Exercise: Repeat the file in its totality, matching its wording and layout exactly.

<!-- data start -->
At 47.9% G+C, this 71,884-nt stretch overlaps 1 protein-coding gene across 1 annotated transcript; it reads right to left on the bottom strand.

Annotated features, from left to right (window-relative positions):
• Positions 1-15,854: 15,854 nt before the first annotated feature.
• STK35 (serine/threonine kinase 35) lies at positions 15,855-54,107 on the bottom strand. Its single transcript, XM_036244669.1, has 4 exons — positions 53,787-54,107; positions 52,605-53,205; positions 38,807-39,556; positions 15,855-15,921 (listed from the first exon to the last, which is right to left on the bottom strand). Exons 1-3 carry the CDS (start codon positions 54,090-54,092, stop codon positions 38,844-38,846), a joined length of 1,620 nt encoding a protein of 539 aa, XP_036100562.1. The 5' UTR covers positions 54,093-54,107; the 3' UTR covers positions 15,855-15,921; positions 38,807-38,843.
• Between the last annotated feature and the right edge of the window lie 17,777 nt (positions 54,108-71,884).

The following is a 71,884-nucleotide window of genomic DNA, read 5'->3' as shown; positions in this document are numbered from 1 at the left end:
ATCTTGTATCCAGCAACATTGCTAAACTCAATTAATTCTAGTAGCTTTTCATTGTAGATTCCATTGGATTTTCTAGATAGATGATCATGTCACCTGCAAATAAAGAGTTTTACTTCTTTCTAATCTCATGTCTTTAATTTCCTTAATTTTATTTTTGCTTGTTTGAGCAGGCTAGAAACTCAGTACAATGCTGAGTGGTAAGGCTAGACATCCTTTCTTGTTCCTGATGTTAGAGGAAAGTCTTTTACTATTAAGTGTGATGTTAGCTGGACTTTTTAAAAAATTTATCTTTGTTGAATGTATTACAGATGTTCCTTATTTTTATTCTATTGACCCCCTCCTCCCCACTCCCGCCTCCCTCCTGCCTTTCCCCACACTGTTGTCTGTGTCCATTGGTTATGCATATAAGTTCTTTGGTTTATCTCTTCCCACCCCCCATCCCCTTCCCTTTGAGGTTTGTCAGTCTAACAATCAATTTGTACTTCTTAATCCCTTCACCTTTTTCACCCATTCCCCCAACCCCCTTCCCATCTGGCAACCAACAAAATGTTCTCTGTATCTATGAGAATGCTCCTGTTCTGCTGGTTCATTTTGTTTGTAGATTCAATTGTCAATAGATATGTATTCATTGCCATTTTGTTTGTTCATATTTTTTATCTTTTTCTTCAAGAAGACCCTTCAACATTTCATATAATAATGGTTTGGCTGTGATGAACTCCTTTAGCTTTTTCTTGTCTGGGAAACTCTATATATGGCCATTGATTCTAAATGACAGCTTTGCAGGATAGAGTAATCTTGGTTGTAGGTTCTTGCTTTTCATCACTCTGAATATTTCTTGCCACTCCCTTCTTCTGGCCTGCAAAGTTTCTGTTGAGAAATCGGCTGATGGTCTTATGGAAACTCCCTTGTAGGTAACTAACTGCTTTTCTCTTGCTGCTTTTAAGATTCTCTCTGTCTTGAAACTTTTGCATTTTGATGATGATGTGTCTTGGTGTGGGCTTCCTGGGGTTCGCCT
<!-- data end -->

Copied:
At 47.9% G+C, this 71,884-nt stretch overlaps 1 protein-coding gene across 1 annotated transcript; it reads right to left on the bottom strand.

Annotated features, from left to right (window-relative positions):
• Positions 1-15,854: 15,854 nt before the first annotated feature.
• STK35 (serine/threonine kinase 35) lies at positions 15,855-54,107 on the bottom strand. Its single transcript, XM_036244669.1, has 4 exons — positions 53,787-54,107; positions 52,605-53,205; positions 38,807-39,556; positions 15,855-15,921 (listed from the first exon to the last, which is right to left on the bottom strand). Exons 1-3 carry the CDS (start codon positions 54,090-54,092, stop codon positions 38,844-38,846), a joined length of 1,620 nt encoding a protein of 539 aa, XP_036100562.1. The 5' UTR covers positions 54,093-54,107; the 3' UTR covers positions 15,855-15,921; positions 38,807-38,843.
• Between the last annotated feature and the right edge of the window lie 17,777 nt (positions 54,108-71,884).

The following is a 71,884-nucleotide window of genomic DNA, read 5'->3' as shown; positions in this document are numbered from 1 at the left end:
ATCTTGTATCCAGCAACATTGCTAAACTCAATTAATTCTAGTAGCTTTTCATTGTAGATTCCATTGGATTTTCTAGATAGATGATCATGTCACCTGCAAATAAAGAGTTTTACTTCTTTCTAATCTCATGTCTTTAATTTCCTTAATTTTATTTTTGCTTGTTTGAGCAGGCTAGAAACTCAGTACAATGCTGAGTGGTAAGGCTAGACATCCTTTCTTGTTCCTGATGTTAGAGGAAAGTCTTTTACTATTAAGTGTGATGTTAGCTGGACTTTTTAAAAAATTTATCTTTGTTGAATGTATTACAGATGTTCCTTATTTTTATTCTATTGACCCCCTCCTCCCCACTCCCGCCTCCCTCCTGCCTTTCCCCACACTGTTGTCTGTGTCCATTGGTTATGCATATAAGTTCTTTGGTTTATCTCTTCCCACCCCCCATCCCCTTCCCTTTGAGGTTTGTCAGTCTAACAATCAATTTGTACTTCTTAATCCCTTCACCTTTTTCACCCATTCCCCCAACCCCCTTCCCATCTGGCAACCAACAAAATGTTCTCTGTATCTATGAGAATGCTCCTGTTCTGCTGGTTCATTTTGTTTGTAGATTCAATTGTCAATAGATATGTATTCATTGCCATTTTGTTTGTTCATATTTTTTATCTTTTTCTTCAAGAAGACCCTTCAACATTTCATATAATAATGGTTTGGCTGTGATGAACTCCTTTAGCTTTTTCTTGTCTGGGAAACTCTATATATGGCCATTGATTCTAAATGACAGCTTTGCAGGATAGAGTAATCTTGGTTGTAGGTTCTTGCTTTTCATCACTCTGAATATTTCTTGCCACTCCCTTCTTCTGGCCTGCAAAGTTTCTGTTGAGAAATCGGCTGATGGTCTTATGGAAACTCCCTTGTAGGTAACTAACTGCTTTTCTCTTGCTGCTTTTAAGATTCTCTCTGTCTTGAAACTTTTGCATTTTGATGATGATGTGTCTTGGTGTGGGCTTCCTGGGGTTCGCCT